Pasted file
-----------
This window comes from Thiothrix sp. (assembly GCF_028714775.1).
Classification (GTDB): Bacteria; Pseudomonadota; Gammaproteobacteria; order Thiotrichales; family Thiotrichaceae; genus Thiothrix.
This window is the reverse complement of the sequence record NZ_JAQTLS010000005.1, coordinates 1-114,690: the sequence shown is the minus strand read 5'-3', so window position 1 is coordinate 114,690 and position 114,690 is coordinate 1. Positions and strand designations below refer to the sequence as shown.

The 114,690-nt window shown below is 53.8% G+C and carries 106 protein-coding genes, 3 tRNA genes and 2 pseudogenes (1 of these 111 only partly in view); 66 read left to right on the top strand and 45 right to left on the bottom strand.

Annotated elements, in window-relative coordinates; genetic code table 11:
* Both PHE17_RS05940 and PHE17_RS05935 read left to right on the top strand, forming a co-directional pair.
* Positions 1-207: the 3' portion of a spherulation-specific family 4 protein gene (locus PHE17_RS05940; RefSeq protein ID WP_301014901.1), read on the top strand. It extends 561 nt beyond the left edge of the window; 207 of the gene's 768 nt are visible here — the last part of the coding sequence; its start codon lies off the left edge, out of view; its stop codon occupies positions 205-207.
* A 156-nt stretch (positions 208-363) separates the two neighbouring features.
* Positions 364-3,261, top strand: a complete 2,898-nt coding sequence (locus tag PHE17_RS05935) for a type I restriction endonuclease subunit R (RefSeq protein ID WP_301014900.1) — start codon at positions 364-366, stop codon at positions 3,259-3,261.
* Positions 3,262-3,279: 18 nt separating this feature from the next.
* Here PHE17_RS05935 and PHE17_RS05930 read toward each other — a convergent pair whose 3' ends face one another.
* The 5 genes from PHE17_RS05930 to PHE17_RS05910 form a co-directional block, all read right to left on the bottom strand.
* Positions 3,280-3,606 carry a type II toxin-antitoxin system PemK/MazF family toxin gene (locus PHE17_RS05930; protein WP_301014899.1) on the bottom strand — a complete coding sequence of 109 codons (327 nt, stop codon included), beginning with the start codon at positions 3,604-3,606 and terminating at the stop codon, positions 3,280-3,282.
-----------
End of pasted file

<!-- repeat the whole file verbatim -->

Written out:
This window comes from Thiothrix sp. (assembly GCF_028714775.1).
Classification (GTDB): Bacteria; Pseudomonadota; Gammaproteobacteria; order Thiotrichales; family Thiotrichaceae; genus Thiothrix.
This window is the reverse complement of the sequence record NZ_JAQTLS010000005.1, coordinates 1-114,690: the sequence shown is the minus strand read 5'-3', so window position 1 is coordinate 114,690 and position 114,690 is coordinate 1. Positions and strand designations below refer to the sequence as shown.

The 114,690-nt window shown below is 53.8% G+C and carries 106 protein-coding genes, 3 tRNA genes and 2 pseudogenes (1 of these 111 only partly in view); 66 read left to right on the top strand and 45 right to left on the bottom strand.

Annotated elements, in window-relative coordinates; genetic code table 11:
* Both PHE17_RS05940 and PHE17_RS05935 read left to right on the top strand, forming a co-directional pair.
* Positions 1-207: the 3' portion of a spherulation-specific family 4 protein gene (locus PHE17_RS05940; RefSeq protein ID WP_301014901.1), read on the top strand. It extends 561 nt beyond the left edge of the window; 207 of the gene's 768 nt are visible here — the last part of the coding sequence; its start codon lies off the left edge, out of view; its stop codon occupies positions 205-207.
* A 156-nt stretch (positions 208-363) separates the two neighbouring features.
* Positions 364-3,261, top strand: a complete 2,898-nt coding sequence (locus tag PHE17_RS05935) for a type I restriction endonuclease subunit R (RefSeq protein ID WP_301014900.1) — start codon at positions 364-366, stop codon at positions 3,259-3,261.
* Positions 3,262-3,279: 18 nt separating this feature from the next.
* Here PHE17_RS05935 and PHE17_RS05930 read toward each other — a convergent pair whose 3' ends face one another.
* The 5 genes from PHE17_RS05930 to PHE17_RS05910 form a co-directional block, all read right to left on the bottom strand.
* Positions 3,280-3,606 carry a type II toxin-antitoxin system PemK/MazF family toxin gene (locus PHE17_RS05930; protein WP_301014899.1) on the bottom strand — a complete coding sequence of 109 codons (327 nt, stop codon included), beginning with the start codon at positions 3,604-3,606 and terminating at the stop codon, positions 3,280-3,282.